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Oil Prices Continue Slump in Fallout from SVB Shutdown

  • POLL-U.S. crude stockpiles seen up, products likely down
  • Coming up: API data on U.S. stockpiles, U.S. CPI data
  • OPEC oil market report due later on Tuesday

LONDON, March 14 (Reuters) - Oil prices dropped more than $2 a barrel on Tuesday, extending the previous day's slide, as the collapse of Silicon Valley Bank rattled equities markets and sparked fear about a fresh financial crisis.

Brent crude futures fell $1.64, or 2%, to $79.13 a barrel by 1001 GMT. U.S. West Texas Intermediate crude futures (WTI) dropped $1.74, or 2.3%, to $73.06 a barrel. On Monday, Brent and WTI fell to their lowest since early January and December, respectively.

Oil prices dropped alongside a continued slide in equities markets.

"We see Monday’s developments around the regional U.S. banks as more noise than news for commodity markets, and it should not have any meaningful medium- to longer-term impact," said UBS analyst Carsten Menke.

The sudden shutdown of SVB Financial triggered concerns about risks to other banks resulting from the U.S. Federal Reserve's sharp interest rate hikes over the last year.

Traders now no longer expect a 50-basis points (bps) rate hike next week, with a current projection of a 25 bps rise, even ahead of the release of U.S. consumer price data on Tuesday.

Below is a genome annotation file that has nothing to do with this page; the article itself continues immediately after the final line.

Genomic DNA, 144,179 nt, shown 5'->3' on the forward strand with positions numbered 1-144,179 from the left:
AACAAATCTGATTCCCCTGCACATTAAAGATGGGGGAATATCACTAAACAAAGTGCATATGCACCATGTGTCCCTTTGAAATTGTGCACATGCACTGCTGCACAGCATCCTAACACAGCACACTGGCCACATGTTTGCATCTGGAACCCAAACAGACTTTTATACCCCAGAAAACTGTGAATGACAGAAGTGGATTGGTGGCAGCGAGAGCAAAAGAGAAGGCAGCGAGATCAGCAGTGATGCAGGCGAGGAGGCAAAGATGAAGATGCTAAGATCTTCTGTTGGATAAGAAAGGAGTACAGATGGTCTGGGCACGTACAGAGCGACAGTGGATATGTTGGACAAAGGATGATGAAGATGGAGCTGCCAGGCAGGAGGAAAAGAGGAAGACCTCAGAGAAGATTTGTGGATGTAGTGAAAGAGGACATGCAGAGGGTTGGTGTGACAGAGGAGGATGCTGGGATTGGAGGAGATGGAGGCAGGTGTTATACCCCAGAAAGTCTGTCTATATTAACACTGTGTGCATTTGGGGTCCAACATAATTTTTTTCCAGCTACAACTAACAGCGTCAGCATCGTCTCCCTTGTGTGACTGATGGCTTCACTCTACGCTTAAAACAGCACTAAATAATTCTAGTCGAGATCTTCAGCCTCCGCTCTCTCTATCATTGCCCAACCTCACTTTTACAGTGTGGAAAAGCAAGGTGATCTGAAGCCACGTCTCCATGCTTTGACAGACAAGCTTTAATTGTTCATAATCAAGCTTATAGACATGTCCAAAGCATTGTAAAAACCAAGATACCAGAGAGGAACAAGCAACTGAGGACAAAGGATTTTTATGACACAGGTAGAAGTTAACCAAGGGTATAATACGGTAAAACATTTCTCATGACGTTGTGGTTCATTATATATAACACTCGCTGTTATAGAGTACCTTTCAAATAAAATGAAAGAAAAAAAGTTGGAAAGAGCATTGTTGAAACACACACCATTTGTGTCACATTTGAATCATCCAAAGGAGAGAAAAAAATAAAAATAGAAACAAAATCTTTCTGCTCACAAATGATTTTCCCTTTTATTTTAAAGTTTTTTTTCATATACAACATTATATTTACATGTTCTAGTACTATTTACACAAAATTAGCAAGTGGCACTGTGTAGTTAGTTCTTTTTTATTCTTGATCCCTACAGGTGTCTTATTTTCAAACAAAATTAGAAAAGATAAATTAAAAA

A lower rate rise could mean the dollar weakening which in turn is a bullish signal for oil prices.

Economists surveyed by Reuters forecast consumer prices increased by 0.4% in February, which would lower the year-on-year increase in the CPI to 6.0% in February and mark the smallest year-on-year rise since September 2021.

A stronger-than-expected U.S. consumer inflation outcome could put further downward pressure on oil prices.

Meanwhile, consumer inflation in China, the world's biggest oil importer, slowed to the lowest rate in a year in February.

The monthly oil market report by the Organization of the Petroleum Exporting Countries (OPEC) is due later on Tuesday ahead of one prepared by the International Energy Agency (IEA) on Wednesday. IEA/S

On the supply side, the American Petroleum Institute is expected to release industry data on U.S. oil inventories at 1630 ET/2030 GMT.

Six analysts polled by Reuters estimated on average that crude inventories rose by about 600,000 barrels last week.

Additional reporting by Emily Chow in Singapore; Editing by Christina Fincher

Source: Reuters

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